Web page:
April 15, 2021
An Imperfect Solution
The Ottawa Humane Society is a long-time advocate of keeping cats indoors, unless safe in a “catio” or on a leash with her owner. At the OHS, I regularly see the sad reality for cats allowed to roam: frostbite; disease; accidental, or even intentional injuries. I always tense up when I see a cat loose, picturing what could happen to her.
The reality though, is that many families still allow their cats to roam, regardless of the dangers to their cat and the toll their kitties take on bird and small mammal populations.
Despite all these realities, the OHS and many shelters across North America are taking a different approach to admitting cats. In the past, open admission shelters like the OHS advised bringing all loose cats to be sheltered. Many of us have been rethinking this. Newer research suggests that cats are up to 50 times more likely to be reunited with their family if they don’t go to a shelter. A lot of cats don’t shelter well. They can easily become stressed even in a modern, well-designed shelter like the OHS. Latent illnesses, like upper respiratory infections, can come to the fore, some so severe to be life-threatening. Shockingly, few people search for their lost cat, and here and in most shelters, the return-to-owner rate remains abysmally low at about eight percent. In the summer months, the OHS can receive 30 or more cats on any given day, taxing the shelter even in non-pandemic times. This leaves a huge number of cats to be rehomed every year, using resources that might be better deployed for animals truly in distress.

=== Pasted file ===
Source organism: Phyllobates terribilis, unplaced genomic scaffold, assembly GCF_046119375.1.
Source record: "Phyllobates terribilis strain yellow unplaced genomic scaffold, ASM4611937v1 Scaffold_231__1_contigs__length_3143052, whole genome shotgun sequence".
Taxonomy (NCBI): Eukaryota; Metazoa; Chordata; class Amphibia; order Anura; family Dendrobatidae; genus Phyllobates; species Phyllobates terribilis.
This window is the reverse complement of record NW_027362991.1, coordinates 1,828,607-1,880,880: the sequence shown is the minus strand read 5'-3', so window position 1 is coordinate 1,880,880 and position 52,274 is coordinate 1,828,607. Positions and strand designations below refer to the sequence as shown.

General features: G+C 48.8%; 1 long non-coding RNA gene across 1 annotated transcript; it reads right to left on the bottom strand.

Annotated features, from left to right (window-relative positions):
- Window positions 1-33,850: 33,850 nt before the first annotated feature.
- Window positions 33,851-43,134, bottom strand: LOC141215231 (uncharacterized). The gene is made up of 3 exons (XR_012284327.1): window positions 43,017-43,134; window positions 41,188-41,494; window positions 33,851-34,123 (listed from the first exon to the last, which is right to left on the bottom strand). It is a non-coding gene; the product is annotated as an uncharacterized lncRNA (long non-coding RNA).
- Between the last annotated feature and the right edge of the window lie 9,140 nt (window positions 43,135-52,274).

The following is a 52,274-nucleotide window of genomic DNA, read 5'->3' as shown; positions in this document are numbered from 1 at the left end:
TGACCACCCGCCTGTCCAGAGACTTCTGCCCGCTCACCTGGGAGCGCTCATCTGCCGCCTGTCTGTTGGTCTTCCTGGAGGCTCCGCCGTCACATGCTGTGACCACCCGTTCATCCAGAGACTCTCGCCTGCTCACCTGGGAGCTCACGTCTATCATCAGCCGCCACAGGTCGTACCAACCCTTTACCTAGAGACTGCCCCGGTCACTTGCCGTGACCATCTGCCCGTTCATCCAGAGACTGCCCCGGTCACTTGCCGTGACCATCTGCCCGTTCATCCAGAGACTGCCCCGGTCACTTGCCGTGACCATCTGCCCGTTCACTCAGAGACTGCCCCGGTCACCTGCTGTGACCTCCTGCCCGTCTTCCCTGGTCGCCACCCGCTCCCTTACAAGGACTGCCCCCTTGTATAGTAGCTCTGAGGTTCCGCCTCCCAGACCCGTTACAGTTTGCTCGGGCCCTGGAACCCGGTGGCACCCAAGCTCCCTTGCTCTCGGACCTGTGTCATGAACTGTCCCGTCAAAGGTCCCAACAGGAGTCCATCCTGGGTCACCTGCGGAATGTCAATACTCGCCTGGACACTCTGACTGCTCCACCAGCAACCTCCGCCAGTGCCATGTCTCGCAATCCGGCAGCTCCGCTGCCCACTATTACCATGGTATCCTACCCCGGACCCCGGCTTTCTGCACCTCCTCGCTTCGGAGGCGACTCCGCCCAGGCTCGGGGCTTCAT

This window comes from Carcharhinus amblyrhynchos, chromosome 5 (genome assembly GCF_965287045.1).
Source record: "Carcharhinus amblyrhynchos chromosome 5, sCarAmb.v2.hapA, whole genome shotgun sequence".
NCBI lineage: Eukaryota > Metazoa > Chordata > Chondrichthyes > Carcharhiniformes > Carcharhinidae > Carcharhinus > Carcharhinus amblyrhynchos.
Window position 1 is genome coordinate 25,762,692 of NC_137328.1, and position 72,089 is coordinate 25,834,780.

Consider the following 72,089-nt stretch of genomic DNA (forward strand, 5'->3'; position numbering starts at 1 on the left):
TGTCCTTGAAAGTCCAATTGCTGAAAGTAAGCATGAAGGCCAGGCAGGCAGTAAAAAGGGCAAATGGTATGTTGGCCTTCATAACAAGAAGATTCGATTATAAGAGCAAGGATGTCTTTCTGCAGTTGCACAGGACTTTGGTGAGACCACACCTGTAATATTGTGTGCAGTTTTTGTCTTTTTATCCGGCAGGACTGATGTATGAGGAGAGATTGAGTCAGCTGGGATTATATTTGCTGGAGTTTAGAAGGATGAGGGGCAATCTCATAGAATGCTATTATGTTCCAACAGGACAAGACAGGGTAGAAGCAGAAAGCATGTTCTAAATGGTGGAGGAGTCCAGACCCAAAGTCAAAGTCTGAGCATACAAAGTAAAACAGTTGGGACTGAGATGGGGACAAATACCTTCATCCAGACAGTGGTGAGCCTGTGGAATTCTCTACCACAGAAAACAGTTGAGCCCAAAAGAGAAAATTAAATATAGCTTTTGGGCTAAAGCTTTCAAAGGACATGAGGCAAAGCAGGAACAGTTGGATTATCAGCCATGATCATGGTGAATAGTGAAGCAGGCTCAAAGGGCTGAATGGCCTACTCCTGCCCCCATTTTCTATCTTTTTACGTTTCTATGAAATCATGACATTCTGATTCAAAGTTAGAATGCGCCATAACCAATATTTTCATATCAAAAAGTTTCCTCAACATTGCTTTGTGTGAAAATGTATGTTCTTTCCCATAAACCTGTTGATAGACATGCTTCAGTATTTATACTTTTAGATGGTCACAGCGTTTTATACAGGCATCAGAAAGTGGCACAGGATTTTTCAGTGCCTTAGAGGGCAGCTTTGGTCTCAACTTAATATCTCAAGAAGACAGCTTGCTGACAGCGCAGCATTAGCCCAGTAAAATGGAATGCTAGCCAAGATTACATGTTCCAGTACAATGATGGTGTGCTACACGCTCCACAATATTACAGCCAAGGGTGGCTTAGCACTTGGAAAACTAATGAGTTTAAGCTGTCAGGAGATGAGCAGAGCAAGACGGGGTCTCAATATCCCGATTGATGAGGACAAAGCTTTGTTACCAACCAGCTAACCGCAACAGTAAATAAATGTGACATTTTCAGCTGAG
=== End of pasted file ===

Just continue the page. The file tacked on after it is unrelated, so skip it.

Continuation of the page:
So, like many shelters, we are asking our community to carefully consider the cats they see outdoors. Is she in distress or just loose? She may be a block away from home and return within hours. We will always be here for animals in distress, but if she is not, and she is healthy and relatively safe, it’s quite possible that cat may be better off where she is.
Here are some signs to evaluate distress in a cat. Does she appear:
- In or near traffic or other obvious dangers?
- Elderly or malnourished?
- Very young?
- Outside in cold or inclement weather or when bad weather is expected?
- In distress in any other way?
In any of these situations, the cat should be contained and brought to the OHS by you or Ottawa Bylaw Services. Bylaw can be contacted through the city’s 311 system. Even if she seems OK, we welcome your call. We can share tips to figure out where her owner is and whether she might need help. You can also read more about this on our website.
This is clearly an imperfect solution. The real solution is for everyone to keep their cats safe at all times. But, until we are there, this is likely the best solution.
President & CEO